Friday, July 13, 2007
A Different World
Your formal education about the United States begins in elementary school, when you learn that the country was established through a series of meetings in which Thomas Jefferson, Ben Franklin and some guy named John Hancock whipped up a few documents we hold near and dear today. Well, some of us do. Presently elected officials excluded, obviously.
Then, the power of the government was split into three branches and all was well in the (re: our) world. Abe freed the slaves out of the goodness of his heart, FDR gave us a New Deal and JFK was an all around good guy. The history of the US is taught in a lot of schools in fast forward and in the lower grade levels, through a giant pair of rose colored glasses. Students are offered a glimpse into the past with such a spin on the events that you'd think Elliot Mintz was the PR rep. This steam engine approach to US History is often necessary to cover the basics, which is why there are Civics classes to teach kids about the structure of government and to give them a thorough understanding about politics, right?
One class dedicated to American government once the students are already in high school is not sufficient. High school history courses, in my experience, operate on the assumption that the students already have a general understanding of how the government works. In truth, most don't. They can (maybe) name the branches of government, but don't expect them to be able to answer any questions about the electoral college. Political conversations are discouraged in many classrooms, and this, partnered with a lack of knowledge or interest, leads to apathy in regards to politics in the youth of this country. Barack Obama, we don't need your campaign ring tones, we need to be better equipped to make educated decisions and participate in discussions about policy and social issues. To do that, we need a more concrete understanding of the basics, which should be taught to children earlier and in a more consistent manner.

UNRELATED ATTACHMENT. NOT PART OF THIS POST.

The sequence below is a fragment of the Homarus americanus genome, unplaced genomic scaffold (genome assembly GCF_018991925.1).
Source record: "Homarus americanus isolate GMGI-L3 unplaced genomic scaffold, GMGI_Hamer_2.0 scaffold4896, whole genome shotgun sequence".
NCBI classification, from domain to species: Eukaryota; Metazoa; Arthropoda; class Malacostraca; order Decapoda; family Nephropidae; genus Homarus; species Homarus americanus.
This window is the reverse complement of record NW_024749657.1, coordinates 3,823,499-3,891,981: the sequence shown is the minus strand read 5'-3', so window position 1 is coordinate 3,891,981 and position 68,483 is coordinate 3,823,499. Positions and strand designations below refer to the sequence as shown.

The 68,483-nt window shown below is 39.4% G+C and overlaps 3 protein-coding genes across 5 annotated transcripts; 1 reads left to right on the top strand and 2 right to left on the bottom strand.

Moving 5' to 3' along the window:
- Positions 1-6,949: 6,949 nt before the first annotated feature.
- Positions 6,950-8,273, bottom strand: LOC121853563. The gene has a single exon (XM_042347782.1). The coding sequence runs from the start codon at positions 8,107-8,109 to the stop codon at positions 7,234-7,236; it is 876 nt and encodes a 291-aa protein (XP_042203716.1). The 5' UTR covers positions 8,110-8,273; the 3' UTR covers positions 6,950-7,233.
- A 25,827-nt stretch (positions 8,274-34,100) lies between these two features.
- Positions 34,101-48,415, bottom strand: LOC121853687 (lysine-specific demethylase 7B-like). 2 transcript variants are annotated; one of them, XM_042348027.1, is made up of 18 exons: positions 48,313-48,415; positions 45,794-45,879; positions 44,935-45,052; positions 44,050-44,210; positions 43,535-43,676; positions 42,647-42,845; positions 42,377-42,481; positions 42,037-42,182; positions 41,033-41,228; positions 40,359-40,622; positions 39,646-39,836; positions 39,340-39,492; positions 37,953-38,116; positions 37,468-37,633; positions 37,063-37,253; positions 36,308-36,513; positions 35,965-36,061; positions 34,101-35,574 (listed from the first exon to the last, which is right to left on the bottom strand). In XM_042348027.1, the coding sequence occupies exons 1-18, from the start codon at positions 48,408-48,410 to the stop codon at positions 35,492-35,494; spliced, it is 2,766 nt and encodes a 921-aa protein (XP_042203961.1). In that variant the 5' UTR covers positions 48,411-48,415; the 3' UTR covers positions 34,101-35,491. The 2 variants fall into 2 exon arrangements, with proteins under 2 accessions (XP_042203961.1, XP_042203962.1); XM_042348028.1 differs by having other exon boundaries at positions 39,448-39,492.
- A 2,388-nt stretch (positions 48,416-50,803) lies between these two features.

With the political landscape as it is now, the school systems are doing a disservice to the young adults they release into the world by not making education about the American government a top priority.